– Common traps that I see entrepreneurs getting themselves into, and this is across dozens of companies that I’ve worked with,
and certainly hundreds that I’ve observed, one
is fetishizing failure. And I think that this whole
fail fast, fail forward… in an ideal world you
wouldn’t fail, period. (laughing) So, I tend to agree with say, with Marc Andreessen and Peter Thiel that you should optimize
for success preferably. Because Thiel and I both would think that it’s hard to discern much
from failure in many cases. What you think caused the failures is not in fact what caused ’em. So, split test, experiment, but don’t aim for failure.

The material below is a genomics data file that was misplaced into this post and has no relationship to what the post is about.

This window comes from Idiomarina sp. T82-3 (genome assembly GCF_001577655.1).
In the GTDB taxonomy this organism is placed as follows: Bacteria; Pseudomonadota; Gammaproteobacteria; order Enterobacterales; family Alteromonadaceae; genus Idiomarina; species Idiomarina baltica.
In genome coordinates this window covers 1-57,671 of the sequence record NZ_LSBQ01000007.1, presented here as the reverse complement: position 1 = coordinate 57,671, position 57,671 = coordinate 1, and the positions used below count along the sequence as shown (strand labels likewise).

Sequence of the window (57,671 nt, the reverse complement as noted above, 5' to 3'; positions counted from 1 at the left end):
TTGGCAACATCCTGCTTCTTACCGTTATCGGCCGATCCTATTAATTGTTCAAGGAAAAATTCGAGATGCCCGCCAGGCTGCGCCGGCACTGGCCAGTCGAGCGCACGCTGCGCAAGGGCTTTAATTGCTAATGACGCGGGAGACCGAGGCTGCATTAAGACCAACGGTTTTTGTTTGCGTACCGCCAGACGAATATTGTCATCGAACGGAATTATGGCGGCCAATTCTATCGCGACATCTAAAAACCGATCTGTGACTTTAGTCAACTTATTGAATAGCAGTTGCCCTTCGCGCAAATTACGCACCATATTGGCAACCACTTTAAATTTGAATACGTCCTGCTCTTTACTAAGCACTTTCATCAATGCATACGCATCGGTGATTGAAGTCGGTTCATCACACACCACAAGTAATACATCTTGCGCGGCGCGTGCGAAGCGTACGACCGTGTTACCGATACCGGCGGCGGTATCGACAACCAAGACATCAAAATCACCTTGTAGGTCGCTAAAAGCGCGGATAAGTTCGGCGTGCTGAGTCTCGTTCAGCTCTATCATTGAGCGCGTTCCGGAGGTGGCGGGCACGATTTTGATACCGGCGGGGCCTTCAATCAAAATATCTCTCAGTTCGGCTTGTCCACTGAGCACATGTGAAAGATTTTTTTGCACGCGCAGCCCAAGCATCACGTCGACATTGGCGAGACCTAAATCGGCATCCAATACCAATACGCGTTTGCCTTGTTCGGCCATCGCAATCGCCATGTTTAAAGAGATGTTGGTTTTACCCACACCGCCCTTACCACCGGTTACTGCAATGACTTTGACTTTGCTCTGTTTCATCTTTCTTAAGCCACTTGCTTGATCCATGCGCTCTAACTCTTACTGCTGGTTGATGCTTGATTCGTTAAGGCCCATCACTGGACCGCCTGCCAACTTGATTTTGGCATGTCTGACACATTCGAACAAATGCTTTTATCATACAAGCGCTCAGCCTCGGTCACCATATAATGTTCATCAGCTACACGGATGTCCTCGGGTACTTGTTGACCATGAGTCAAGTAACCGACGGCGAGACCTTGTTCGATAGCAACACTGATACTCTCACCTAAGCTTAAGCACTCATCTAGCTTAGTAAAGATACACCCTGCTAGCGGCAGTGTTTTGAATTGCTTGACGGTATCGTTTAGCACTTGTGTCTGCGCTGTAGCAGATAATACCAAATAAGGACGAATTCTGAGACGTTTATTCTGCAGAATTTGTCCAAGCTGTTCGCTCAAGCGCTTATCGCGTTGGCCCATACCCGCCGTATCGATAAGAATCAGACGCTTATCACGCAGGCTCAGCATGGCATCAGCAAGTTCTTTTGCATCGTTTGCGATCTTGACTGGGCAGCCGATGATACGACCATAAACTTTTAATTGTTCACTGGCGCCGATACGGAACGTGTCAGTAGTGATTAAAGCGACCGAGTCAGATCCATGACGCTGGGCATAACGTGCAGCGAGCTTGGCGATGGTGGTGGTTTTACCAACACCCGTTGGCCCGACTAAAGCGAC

That’s not the idea. Number two is, if
everyone’s your customer, no one’s your customer. People try to go for everybody. No, I want to hit everyone
that reads People Magazine. I want to hit everyone in the US. No, everybody would want this. That would make your marketing,
messaging, positioning really, really weak and expensive. So, start with your 1,000
true fans, read the essay by Kevin Kelly, and move from there. I would say those are two
very, very, very common mistakes that are almost trends in a sense. People think that because
technology is assisting, because the barriers to entry are lower, that they can aim for
everyone as their customer and that just doesn’t work.